Social media apps are addictive, and one senator is micro-manage the addiction by curbing certain features and making it obligatory for apps to remind you, every 30 minutes, exactly how much of your life you’ve been wasting. Senator Josh Hawley, a Missouri Republican and the author of the bill, is seeking to ban autoplay videos and infinite scrolling on social media apps.
The purpose of Hawley’s SMART Act (Social Media Addiction Reduction Technology Act), unveiled on Tuesday, is to hit out at companies that have “embraced a business model of addiction”.
“Too much of the ‘innovation’ in this space is designed not to create better products, but to capture more attention by using psychological tricks that make it difficult to look away,” Hawley said.
If the bill is passed, it would give social media companies three months to get on board. After that, they would be banned from offering automatic “features” that load and display content that the user hasn’t requested. In other words, there won’t be anymore automatic dumping to feed your addiction. You’d have to go in and request that dumping specifically.
Overall, the bill seeks “to prohibit social media companies from using practices that exploit human psychology or brain physiology to substantially impede freedom of choice, to require social media companies to take measures to mitigate the risks of internet addiction and psychological exploitation, and for other purposes.”
It’s not Hawley’s first anti-tech rodeo, either. Other bills he’s introduced focus on data tracking, children’s online privacy, and data monetization. He’s been tough on tech executives in hearings and is a regular pressure point for federal regulators on tech issues.
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So how addicted are we to social media, exactly?
The jury seems to be out on that still, but for now--at least--it has not been recognized by any major international health institution as a “disorder”, per se, Vox reports.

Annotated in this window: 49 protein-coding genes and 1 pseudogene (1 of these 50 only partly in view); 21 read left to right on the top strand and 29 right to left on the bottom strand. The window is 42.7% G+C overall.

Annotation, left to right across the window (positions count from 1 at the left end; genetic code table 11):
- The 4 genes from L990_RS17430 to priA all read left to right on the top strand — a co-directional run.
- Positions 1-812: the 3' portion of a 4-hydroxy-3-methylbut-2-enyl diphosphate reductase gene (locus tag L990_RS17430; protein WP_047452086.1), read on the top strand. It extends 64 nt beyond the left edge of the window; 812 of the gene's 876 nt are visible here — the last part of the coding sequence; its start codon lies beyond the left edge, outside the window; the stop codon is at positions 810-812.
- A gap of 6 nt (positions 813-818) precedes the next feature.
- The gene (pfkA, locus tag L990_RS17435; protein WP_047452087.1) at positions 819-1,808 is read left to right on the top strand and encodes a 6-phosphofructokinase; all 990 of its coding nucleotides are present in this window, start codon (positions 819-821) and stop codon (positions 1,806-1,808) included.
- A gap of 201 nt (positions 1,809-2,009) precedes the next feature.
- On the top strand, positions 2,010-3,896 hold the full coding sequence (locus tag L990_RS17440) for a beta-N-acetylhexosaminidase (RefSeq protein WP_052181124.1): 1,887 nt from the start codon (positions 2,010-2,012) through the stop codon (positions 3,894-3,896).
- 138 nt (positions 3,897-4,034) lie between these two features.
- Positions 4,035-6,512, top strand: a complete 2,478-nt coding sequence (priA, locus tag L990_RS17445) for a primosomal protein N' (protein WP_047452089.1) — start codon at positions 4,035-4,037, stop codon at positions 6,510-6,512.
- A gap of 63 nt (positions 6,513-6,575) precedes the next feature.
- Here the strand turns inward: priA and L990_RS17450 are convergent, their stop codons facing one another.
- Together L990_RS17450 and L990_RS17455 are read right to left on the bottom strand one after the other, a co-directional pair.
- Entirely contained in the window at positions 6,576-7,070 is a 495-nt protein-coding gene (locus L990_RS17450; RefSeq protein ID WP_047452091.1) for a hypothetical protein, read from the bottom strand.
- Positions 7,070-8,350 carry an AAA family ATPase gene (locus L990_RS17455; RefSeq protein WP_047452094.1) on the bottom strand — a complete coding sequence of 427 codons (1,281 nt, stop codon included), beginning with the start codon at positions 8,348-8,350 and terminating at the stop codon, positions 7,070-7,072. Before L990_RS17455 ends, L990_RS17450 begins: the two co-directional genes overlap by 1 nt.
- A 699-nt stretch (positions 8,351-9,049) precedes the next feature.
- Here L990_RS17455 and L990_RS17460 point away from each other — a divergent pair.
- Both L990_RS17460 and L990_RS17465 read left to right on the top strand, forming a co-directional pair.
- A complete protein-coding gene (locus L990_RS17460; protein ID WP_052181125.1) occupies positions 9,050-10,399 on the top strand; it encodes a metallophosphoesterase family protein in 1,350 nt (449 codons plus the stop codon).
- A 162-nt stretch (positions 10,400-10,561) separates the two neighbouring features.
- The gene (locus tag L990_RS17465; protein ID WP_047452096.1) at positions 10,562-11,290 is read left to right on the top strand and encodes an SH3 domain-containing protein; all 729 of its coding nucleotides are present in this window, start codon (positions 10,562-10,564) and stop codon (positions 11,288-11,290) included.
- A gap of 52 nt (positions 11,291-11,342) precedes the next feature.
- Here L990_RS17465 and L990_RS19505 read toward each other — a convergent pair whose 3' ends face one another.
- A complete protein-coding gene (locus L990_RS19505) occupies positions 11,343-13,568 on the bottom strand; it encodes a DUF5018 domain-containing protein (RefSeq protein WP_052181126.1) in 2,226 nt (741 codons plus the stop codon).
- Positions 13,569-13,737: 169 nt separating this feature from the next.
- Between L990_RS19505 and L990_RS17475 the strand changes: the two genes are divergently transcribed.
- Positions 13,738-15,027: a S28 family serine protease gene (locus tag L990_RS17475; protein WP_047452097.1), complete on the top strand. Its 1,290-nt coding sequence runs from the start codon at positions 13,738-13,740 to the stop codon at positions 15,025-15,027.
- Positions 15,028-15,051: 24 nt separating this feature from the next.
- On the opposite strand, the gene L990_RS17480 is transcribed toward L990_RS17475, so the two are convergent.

According to Famemass, globally, people spend an average of 2 hours and 23 minutes a day just on social networks and messaging.
U.S. adults spend an average of 11 hours and 27 minutes a day consuming digital media.
Gen-Z and millennials aged 18-34 spend an average of 3 hours and 31 minutes on their phones, while adults aged 35-49 beat them, spending an average of 3 hours and 34 minutes per day on the same device. But adults aged 35-49 also watch a lot more TV on top of that; so, digital consumption is arguably more of an adult addiction than it is a youth problem.
And it’s only getting worse:
Is Hawley’s SMART Act the answer?
Plenty are commending it, but some feel it stands little chance of being effective.
Speaking to Recode, Andrew Przybylski, a University of Oxford psychologist and public skeptic of social media addiction, called Hawley’s bill “silly and practically unworkable”.
We need more effective regulation, he says.
“It’s important that social media companies begin participating in large-scale transparent studies with independent scientists. Until Facebook, Instagram, and YouTube have to share their data, we’re not going to get anywhere.”
The SMART Act has a long way to go before becoming law, if it ever does. After all, the senator is fighting a giant industry and addiction rules the day. A successful ‘intervention’ may not come from a government ban on the tech industries ‘hook’ techniques.
Hawley’s track record, though, suggests he doesn’t plan on letting up. In the past, he’s questioned whether these social media platforms should even exist, and has called social media a “parasite on production investment, on meaningful relationships, on a healthy society”.
For now, mindless scrolling is set to rule the day.
By Michael Scott for Safehaven.com